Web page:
Behind the Headlines

Your guide to the science that makes the news

Could Parkinson's disease start in the gut?

Friday Dec 2 2016

"Parkinson's disease 'may start in gut'," BBC News reports. New research involving mice suggests that bacteria in the gut may lead to a greater decline in motor function in patients with Parkinson's disease. The study involved a mouse model...

'Not enough over-50s' taking aspirin to prevent heart disease

Thursday Dec 1 2016

"Aspirin a day could dramatically cut cancer and heart disease risk … study claims," the Mail Online reports. U.S. researchers ran a simulation of what might happen if all Americans over 50 years old took aspirin on a daily basis…

'No need to wait to try again after miscarriage' advice

Thursday Dec 1 2016

"Women who suffer a miscarriage should try for a baby again within six months, a major study has found," the Daily Mail reports. Current guidance from the World Health Organization recommends couples wait at least six months…

'Want to live longer? Try racquet sports', recommends study

Wednesday Nov 30 2016

"If you want to stave off death for as long as possible, you might want to reach for a tennis racquet," The Guardian reports. A study looking at the impact of individual sports on mortality found racquet sports reduced the risk of death by around 47%...

Lack of sleep may disrupt development of a child's brain

Tuesday Nov 29 2016

"New brain scans reveal sleep deprivation damages children's brains more than previously thought," the Mail Online reports. Researchers measured the brain activity of children whose sleep had been restricted by four…

Expensive IVF add-ons 'not evidence based'

Monday Nov 28 2016

"Nearly all costly add-on treatments offered by UK fertility clinics to increase the chance of a birth through IVF are not supported by high-quality evidence," BBC News reports, covering the findings of a review by experts in evidence-based medicine…

Low social status 'damages immune function'

Friday Nov 25 2016

"Simply being at the bottom of the social heap directly alters the body," BBC News reports. The headline is based on a study in which researchers used female monkeys to simulate social hierarchies. Monkeys of low social status…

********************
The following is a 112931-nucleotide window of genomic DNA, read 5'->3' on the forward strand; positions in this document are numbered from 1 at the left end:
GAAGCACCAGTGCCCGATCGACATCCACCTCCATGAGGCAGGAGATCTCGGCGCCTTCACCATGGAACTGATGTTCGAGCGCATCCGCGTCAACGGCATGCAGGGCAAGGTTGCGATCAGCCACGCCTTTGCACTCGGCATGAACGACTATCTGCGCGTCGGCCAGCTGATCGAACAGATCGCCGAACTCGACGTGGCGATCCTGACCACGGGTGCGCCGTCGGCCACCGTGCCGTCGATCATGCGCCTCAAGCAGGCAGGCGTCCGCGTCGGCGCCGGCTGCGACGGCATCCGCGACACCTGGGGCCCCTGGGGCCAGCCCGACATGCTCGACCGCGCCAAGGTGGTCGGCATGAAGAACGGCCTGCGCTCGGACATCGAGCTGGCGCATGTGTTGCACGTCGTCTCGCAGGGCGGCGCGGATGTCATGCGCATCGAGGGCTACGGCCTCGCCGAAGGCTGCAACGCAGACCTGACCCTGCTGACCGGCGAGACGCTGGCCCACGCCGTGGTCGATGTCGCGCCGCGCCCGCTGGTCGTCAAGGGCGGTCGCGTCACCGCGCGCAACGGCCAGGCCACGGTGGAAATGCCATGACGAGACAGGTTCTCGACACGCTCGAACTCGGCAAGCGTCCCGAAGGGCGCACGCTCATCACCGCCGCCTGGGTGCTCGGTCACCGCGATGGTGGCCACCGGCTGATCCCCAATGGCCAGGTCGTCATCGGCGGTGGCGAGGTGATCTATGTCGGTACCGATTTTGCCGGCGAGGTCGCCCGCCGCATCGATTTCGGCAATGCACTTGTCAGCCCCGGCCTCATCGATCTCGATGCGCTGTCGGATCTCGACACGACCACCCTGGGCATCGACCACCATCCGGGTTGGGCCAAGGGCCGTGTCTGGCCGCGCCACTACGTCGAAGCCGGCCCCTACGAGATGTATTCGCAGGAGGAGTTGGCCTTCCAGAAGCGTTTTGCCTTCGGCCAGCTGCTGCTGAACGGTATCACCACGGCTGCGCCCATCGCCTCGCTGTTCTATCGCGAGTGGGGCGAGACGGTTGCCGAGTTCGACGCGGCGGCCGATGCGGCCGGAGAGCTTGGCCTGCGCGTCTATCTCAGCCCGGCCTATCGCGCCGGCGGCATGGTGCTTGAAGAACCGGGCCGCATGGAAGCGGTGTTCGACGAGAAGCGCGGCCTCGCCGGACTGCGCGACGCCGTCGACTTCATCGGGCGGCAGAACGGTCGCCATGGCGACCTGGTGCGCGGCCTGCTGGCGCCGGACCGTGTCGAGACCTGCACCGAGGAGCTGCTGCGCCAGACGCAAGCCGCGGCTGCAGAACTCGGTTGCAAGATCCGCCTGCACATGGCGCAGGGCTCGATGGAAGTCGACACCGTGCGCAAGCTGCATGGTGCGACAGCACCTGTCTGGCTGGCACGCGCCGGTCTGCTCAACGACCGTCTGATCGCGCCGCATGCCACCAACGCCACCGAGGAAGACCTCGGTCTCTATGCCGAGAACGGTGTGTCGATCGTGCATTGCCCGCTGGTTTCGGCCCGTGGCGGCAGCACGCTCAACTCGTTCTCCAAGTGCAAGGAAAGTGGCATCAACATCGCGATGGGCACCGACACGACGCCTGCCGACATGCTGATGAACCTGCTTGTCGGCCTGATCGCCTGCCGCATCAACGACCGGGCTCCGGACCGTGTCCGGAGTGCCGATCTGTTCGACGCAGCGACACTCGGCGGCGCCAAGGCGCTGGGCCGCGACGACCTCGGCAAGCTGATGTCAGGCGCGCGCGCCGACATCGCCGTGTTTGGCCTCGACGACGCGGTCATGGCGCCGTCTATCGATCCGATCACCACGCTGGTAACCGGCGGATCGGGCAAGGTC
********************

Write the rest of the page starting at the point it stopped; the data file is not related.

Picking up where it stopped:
Just a small cut in saturated fats reduces heart disease risk

Friday Nov 25 2016

"Swapping butter and meat for olive oil and fish does cut the risk of heart disease," The Times reports. New research suggests that swapping just 15% of your daily calorie intake away from saturated fats could reduce heart disease risk by around 8%...

Review questions recent official vitamin D guidance

Thursday Nov 24 2016

"Vitamin D pills branded 'waste of time' and could even be 'harmful' according to new research," The Sun reports. But, despite the headline, no new research has been done. The news comes from a review of existing evidence…

Men's attitude towards fatherhood 'affects child behaviour'

Wednesday Nov 23 2016

"Children of confident fathers who embrace parenthood are less likely to show behavioural problems before their teenage years," The Guardian reports. A study found a link between positive attitudes towards fatherhood and good behaviour at age 11…

Miracle cure or scam?

Will an online miracle cure really provide the answer to your health problem?

Health anxiety (hypochondria)

Most of us worry about our health from time to time. But for some people, this worry never goes away and becomes a problem in itself

Miracle foods: myths and the media

Can a curry save your life? Read our report on the supposed health benefits of common foods

How to read health news

How to read health news

Fact or fiction? Killer or cure? We show you how to look Behind the Headlines.

What is Behind the Headlines?

What is Behind the Headlines?

We give you the facts without the fiction. Professor Sir Muir Gray, founder of Behind the Headlines, explains more...

Sugar intake should be reduced

Sugar intake should be drastically reduced, says report

A new government report recommends no more than 5% of our calorie intake should come from 'free sugars'. The previous recommendation was 10%